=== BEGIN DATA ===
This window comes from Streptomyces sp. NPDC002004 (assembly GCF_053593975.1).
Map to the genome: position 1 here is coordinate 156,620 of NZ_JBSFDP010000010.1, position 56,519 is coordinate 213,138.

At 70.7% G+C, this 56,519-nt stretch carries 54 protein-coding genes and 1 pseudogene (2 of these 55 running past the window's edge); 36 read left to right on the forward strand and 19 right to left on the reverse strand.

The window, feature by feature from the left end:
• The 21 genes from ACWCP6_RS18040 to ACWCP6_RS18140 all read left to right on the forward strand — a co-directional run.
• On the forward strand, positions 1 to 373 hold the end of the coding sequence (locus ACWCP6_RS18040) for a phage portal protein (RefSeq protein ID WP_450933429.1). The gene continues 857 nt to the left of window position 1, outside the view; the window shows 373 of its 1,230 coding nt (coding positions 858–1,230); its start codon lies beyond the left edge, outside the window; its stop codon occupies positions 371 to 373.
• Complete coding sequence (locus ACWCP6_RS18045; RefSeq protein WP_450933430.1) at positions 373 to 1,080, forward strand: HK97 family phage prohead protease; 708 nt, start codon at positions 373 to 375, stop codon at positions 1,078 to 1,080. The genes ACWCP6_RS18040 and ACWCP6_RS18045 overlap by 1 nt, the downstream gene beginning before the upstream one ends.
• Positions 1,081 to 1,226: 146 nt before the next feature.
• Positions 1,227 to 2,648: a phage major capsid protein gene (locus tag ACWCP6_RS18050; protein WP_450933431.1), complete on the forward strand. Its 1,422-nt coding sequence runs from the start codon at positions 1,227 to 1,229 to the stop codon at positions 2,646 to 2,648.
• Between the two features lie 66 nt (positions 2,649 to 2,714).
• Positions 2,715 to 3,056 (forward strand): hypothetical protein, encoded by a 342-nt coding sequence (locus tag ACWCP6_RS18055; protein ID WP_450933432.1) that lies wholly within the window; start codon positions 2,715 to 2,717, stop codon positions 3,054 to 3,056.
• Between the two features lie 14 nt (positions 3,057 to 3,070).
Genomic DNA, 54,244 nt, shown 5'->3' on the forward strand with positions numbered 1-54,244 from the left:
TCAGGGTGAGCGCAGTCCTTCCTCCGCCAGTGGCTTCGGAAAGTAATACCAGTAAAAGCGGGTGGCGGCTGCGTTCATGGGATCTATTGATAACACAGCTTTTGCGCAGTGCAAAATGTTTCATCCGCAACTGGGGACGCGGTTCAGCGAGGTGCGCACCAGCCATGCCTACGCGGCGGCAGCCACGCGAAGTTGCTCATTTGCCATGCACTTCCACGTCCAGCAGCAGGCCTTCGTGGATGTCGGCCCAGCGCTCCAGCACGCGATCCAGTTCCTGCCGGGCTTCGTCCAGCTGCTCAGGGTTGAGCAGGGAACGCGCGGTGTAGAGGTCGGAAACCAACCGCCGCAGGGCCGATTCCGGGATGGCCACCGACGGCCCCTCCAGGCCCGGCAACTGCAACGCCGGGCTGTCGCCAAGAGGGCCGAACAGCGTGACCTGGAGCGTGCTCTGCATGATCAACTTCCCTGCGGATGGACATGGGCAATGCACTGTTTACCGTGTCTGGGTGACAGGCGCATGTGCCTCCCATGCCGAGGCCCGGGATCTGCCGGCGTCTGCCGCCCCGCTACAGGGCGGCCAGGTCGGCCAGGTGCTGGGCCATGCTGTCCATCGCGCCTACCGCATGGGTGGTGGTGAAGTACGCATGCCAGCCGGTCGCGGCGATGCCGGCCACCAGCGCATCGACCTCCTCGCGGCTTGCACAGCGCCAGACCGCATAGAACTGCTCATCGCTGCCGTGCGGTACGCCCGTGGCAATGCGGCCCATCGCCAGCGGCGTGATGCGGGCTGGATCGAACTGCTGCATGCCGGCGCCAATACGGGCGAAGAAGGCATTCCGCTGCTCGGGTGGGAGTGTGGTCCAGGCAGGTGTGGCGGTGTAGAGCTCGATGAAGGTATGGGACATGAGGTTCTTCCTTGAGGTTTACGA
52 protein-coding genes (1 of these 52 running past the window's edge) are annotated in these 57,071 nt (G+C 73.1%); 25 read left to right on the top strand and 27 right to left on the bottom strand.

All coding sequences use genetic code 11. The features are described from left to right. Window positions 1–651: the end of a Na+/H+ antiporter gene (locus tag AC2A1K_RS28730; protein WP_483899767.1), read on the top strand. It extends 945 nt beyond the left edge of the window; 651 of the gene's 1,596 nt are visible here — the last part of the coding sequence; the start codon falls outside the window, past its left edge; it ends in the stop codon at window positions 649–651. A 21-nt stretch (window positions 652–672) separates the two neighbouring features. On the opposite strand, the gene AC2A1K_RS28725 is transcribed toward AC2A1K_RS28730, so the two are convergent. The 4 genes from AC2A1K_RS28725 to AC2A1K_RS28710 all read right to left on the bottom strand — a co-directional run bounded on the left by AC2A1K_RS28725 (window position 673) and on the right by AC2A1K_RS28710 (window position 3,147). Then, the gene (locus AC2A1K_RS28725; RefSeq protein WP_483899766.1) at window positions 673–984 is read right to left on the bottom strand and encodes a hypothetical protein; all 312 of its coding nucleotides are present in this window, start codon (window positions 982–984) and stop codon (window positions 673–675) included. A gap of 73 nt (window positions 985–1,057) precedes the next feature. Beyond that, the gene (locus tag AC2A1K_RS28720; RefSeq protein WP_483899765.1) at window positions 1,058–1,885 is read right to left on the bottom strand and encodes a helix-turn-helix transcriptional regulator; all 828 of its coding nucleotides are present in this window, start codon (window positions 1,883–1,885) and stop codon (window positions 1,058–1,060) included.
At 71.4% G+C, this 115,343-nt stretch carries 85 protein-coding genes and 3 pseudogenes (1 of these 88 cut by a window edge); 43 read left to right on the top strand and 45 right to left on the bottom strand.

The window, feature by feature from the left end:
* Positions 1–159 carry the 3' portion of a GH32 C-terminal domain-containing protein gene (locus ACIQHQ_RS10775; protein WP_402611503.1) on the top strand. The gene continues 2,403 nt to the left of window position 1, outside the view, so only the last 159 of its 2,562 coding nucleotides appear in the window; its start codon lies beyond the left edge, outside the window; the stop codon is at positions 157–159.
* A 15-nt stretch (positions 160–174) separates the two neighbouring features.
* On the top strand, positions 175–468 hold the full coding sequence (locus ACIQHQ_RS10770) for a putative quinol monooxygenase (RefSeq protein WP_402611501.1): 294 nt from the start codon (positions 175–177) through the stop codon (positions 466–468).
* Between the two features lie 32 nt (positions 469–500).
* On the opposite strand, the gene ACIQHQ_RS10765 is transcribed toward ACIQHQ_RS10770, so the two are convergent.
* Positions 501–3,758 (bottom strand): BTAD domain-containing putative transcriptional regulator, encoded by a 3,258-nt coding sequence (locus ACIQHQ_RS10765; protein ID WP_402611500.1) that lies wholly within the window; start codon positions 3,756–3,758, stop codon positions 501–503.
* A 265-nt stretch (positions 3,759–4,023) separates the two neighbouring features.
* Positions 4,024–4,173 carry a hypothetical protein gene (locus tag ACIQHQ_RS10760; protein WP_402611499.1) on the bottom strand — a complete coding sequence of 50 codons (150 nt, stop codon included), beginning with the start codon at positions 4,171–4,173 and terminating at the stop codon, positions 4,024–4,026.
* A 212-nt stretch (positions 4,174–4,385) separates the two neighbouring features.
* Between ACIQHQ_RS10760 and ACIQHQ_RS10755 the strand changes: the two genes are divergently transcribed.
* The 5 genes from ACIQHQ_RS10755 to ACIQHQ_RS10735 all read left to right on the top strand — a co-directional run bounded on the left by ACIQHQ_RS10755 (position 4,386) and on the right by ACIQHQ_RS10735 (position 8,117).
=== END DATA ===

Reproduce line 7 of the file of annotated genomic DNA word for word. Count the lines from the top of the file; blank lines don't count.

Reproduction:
• Complete coding sequence (locus ACWCP6_RS18045; RefSeq protein WP_450933430.1) at positions 373 to 1,080, forward strand: HK97 family phage prohead protease; 708 nt, start codon at positions 373 to 375, stop codon at positions 1,078 to 1,080. The genes ACWCP6_RS18040 and ACWCP6_RS18045 overlap by 1 nt, the downstream gene beginning before the upstream one ends.